ST. AUGUSTINE, Fla. -- Colonel Dave Rodgers is collecting soil from all over the world.
The Florida National Guardsman pulled the soil -- which is kept in Ziplock bags -- from shelves at the Florida National Guard Headquarters in St. Augustine.
Rodgers is on a mission, gathering soil from battlefields or air bases where Florida National Guardsmen have served, fought, and died dating back the 1840s.
That soil will be sprinkled on the parade field in front of the Headquarters for the Florida National Guard Headquarters in St. Augustine where ceremonies take place.
Rodgers knew Fort Benning in Georgia had done something similar.
So he took the idea to the Florida National Guard Historian Gregory Moore.
"I said, 'Greg, here's an idea I got. What do you think?'"
Moore said he thought, "Oh, my gosh. If we decide to do this, we'll be going around the world looking for dirt!"
That's because the Florida National Guard has literally served around the world and in different places in the United States.
Rodgers admitted, he did not initially realize this would become such an international task.
He said he'd take on the challenge to get the soil.
In November, Rodgers sent boxes with instructions to defense attaches at US embassies asking for soil and it has arrived and more is still coming in.
"I knew they would all come through because they said they would," Rodgers smiled.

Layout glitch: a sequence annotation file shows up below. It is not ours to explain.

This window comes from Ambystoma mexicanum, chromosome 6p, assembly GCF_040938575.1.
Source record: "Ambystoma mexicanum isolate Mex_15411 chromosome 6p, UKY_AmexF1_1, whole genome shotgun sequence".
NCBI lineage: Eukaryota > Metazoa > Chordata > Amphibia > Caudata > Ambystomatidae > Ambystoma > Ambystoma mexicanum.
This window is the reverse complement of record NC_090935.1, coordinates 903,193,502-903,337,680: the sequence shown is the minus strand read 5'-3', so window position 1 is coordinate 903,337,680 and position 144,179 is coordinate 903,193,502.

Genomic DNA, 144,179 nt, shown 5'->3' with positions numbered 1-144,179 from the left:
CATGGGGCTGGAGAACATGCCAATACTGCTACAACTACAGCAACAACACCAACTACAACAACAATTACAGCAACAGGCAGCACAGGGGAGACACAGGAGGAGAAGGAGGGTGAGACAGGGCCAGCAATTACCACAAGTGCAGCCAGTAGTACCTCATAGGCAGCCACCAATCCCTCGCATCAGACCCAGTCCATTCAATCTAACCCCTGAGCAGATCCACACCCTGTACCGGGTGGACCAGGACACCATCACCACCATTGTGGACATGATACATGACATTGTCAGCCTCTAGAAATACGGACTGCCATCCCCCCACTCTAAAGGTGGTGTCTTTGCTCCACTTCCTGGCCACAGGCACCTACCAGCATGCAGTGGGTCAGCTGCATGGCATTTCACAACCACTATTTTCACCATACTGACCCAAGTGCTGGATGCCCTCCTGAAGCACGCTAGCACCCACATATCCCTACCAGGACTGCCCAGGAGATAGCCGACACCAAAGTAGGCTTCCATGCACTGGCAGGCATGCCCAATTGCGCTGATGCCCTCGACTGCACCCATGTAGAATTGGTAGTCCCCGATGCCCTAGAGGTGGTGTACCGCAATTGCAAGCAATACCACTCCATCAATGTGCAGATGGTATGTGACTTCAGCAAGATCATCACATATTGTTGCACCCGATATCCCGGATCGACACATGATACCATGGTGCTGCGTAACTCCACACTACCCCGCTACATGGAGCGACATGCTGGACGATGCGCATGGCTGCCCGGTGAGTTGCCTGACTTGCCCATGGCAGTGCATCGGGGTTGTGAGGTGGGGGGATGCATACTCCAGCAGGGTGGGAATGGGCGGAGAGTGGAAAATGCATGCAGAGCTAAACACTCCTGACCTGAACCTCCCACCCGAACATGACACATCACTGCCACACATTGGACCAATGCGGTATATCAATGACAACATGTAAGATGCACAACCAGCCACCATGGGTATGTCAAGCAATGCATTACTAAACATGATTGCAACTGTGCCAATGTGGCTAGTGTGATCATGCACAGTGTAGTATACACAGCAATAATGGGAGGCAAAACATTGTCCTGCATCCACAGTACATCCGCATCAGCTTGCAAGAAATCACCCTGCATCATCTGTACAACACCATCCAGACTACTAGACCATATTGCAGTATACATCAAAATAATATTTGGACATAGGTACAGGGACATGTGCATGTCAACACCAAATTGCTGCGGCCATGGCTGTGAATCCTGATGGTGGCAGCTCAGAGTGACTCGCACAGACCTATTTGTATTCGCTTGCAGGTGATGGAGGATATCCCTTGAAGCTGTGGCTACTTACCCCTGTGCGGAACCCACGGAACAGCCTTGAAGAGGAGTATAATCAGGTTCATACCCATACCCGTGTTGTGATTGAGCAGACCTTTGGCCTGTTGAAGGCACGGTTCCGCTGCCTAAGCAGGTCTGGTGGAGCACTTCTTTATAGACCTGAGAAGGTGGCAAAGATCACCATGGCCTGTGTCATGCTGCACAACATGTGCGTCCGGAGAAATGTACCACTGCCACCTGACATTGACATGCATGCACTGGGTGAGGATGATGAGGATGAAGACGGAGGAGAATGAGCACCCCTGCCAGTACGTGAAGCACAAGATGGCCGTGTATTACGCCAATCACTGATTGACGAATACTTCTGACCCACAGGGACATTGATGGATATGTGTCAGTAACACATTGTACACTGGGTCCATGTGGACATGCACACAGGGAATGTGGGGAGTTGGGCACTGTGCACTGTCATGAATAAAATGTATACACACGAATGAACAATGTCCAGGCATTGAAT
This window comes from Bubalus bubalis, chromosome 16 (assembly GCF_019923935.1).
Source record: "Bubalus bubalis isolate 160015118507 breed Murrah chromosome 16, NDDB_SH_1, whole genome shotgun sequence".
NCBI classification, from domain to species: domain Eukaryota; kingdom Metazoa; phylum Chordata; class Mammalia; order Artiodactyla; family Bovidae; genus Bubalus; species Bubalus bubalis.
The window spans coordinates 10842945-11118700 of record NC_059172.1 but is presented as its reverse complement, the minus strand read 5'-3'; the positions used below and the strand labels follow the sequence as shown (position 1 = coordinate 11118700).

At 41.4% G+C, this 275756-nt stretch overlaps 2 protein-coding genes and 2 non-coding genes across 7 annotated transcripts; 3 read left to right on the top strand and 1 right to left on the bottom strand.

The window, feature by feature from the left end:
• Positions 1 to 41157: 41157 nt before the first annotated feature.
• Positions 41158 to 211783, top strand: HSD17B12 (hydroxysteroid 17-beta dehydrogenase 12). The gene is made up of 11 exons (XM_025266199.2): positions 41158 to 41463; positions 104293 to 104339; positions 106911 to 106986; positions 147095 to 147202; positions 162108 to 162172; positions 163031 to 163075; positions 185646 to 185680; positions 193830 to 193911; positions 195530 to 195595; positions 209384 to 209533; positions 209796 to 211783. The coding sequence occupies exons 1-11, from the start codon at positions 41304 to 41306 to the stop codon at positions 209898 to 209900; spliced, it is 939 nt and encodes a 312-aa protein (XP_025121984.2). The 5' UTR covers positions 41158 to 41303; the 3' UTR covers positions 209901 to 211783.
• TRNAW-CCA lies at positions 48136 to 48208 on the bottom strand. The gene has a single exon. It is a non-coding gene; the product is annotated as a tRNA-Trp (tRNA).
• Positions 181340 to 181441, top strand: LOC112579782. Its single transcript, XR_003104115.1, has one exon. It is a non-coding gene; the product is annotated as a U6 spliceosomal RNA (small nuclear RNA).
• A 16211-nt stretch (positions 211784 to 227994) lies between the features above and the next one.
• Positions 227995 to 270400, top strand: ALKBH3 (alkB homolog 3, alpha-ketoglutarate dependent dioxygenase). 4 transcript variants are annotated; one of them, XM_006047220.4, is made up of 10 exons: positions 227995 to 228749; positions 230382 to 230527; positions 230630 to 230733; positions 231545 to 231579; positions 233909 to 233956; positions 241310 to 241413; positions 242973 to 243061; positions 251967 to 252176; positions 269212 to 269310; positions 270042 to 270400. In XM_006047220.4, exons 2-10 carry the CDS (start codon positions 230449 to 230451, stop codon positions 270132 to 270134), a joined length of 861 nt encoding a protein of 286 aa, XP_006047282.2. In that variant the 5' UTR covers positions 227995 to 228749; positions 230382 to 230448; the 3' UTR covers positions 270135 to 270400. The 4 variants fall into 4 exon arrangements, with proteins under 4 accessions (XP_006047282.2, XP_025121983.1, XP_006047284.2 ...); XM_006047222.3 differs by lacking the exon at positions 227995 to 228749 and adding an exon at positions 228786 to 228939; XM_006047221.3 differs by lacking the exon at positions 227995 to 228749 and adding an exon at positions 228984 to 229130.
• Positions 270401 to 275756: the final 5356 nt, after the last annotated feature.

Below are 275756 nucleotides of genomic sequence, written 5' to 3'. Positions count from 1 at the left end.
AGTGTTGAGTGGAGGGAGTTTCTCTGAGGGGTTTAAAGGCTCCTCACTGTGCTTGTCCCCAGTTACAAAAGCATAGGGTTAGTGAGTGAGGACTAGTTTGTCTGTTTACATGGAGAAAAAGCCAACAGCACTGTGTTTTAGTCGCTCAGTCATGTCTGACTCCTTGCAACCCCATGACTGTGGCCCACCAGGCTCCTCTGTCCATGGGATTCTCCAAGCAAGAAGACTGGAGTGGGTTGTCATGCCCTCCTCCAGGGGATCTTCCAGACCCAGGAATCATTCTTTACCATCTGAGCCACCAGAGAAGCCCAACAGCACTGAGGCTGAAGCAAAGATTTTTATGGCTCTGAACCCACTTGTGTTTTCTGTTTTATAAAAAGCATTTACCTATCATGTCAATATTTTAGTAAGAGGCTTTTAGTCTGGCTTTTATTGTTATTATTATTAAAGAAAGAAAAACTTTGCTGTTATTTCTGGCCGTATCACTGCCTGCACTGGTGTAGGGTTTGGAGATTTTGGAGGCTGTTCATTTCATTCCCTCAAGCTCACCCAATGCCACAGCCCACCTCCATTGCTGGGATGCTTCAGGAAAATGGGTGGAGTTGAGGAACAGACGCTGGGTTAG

Now, bags are in St. Augustine from places such as Japan, Saudi Arabia, the Philippines, Kuwait, Mexico, and Jordan.
"Where we have gotten this soil, Florida guardsmen have died. I know US soldiers have died," Rodgers noted.
A ceremony will take place on the parade field to sprinkle the collected soil. Rodgers estimates that will happen in about a year. Moore and Rodgers would like to incorporate it into St. Augustine's 450th celebration.
Ultimately, Rodgers aims to collect soil from major battles which range from the Seminole Indian War, the Civil War, up to Operation Iraqi Freedom and everything in between.
The textures vary too. Kuwait sent sand. Rocks came from Jordan. Moist clay-like soil came from Japan.
All of it is sacred.
"It is blessed by the blood of not just American soldiers, but by soldiers who came from Florida," Moore noted. "I get goosebumps thinking about how this will be when we put it on the parade field here."
Rodgers added, "It actually brings it home to St. Augustine."
It's soil from faraway lands, where guardsmen have served, that will make an already special field ... sacred.
First Coast News